𝗡𝗘𝗦𝗧 𝗕𝗢𝗫 𝗪𝗘𝗘𝗞! 𝟭𝟰𝘁𝗵 - 𝟮𝟭𝘀𝘁 𝗙𝗲𝗯𝗿𝘂𝗮𝗿𝘆!
It is that time of year where the birds will be looking for somewhere safe to lay their eggs. Nest box week has been running for over 20 years and is now an important part of the British Trust for Ornithology (BTO).
What Birds Use Which Nest Boxes?
There are 5 different specifications that require different types of boxes
- Small hole
- Big hole
- Large hole
- Open fronted
- Special modified
- Tree sparrow
- House sparrow
- Blue tit
- Great tit
- Coal tit
- Great spotted woodpecker
- Stock dove
- Tawny owl
- Pied wagtail
- Barn owl
- House martin
There is such a variety of nest boxes to choose from that it can become a minefield. Finding the right box depends on what birds you have in your garden. If you have Blue Tits, Coal Tits and Tree Sparrows then a box with a 28mm hole is the one you would need. The Woodstone nest box 28mm is perfect for these smaller birds. As the Woodstone is made from wood fibres and concrete, it makes it looks natural, keep the wind and rain at bay and helps to keep little birds warm. The Woodstone also comes in a 32mm which is ideal for birds such as Nuthatches, House Sparrows and Great Tits.
Birds such as Blackbirds, Wrens and Robins prefer an open fronted nest box. The Open Fronted Birch Nest Box is ideal for these birds! This box is made from FSC approved wood and is a sturdy, strong and of course can’t get any more natural than being made from a log themselves. Other nest boxes for these birds are the Blackbird Nest Box and the Open Fronted Woodstone Nest Box. These nest boxes are great for keeping warm, due to the high-quality materials used and the great protection they offer the birds.
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Looking After Your Nest Box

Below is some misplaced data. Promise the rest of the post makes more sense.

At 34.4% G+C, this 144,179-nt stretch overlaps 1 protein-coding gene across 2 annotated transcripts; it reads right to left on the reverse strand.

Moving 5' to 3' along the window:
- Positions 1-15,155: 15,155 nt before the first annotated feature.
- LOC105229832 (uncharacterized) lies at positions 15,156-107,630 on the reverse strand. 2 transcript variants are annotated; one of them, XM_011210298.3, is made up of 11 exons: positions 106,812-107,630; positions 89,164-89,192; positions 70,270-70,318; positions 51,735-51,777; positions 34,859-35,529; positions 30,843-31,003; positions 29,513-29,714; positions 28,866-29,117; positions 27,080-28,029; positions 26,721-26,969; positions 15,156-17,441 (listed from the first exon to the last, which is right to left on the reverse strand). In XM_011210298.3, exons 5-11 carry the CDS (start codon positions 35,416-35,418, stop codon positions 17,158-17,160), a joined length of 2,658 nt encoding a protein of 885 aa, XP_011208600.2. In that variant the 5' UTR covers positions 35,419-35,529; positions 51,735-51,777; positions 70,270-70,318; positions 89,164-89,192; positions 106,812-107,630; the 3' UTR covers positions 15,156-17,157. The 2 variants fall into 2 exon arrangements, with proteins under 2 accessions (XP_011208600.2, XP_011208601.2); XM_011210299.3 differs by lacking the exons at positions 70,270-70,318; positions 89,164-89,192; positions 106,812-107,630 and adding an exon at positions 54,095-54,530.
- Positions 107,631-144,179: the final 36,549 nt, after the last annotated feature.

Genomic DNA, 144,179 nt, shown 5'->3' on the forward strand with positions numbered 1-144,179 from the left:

Cleaning your nest box is very important to remove any dead twigs, leaves and anything else the birds may have left behind. Cleaning can be done between September and the end of January once you know the birds have left.
When emptying out the nest boxes, dispose of the nest and any un-hatched eggs into the compost. When removing any leftover debris, by using a stiff brush it will help to get in those tough spots, i.e. dirty corners of the bird box. Wearing gloves is always advised when removing the nest box debris as some of this may contain fungi that grows on damp materials and can cause respiratory issues.
Remember that birds like the Sparrow may haver a second or third brood in the same nest, so leave ant boxes that have Sparrows in until the autumn when you are certain they are no longer in use. Some birds even use the nest boxes in winter to shelter from the cold weather, extra warmth and to stay safe from any predators.
When placing a nest box up a tree or on the side of a wall or house, always make sure it is somewhere that animals such as cats cannot reach as they can easily take the eggs or take any birds that may be in there at the time. Ideally place the box 1 metres – 5 metres high depending on location etc and always make sure that there is a clear flight path that the birds can easily access.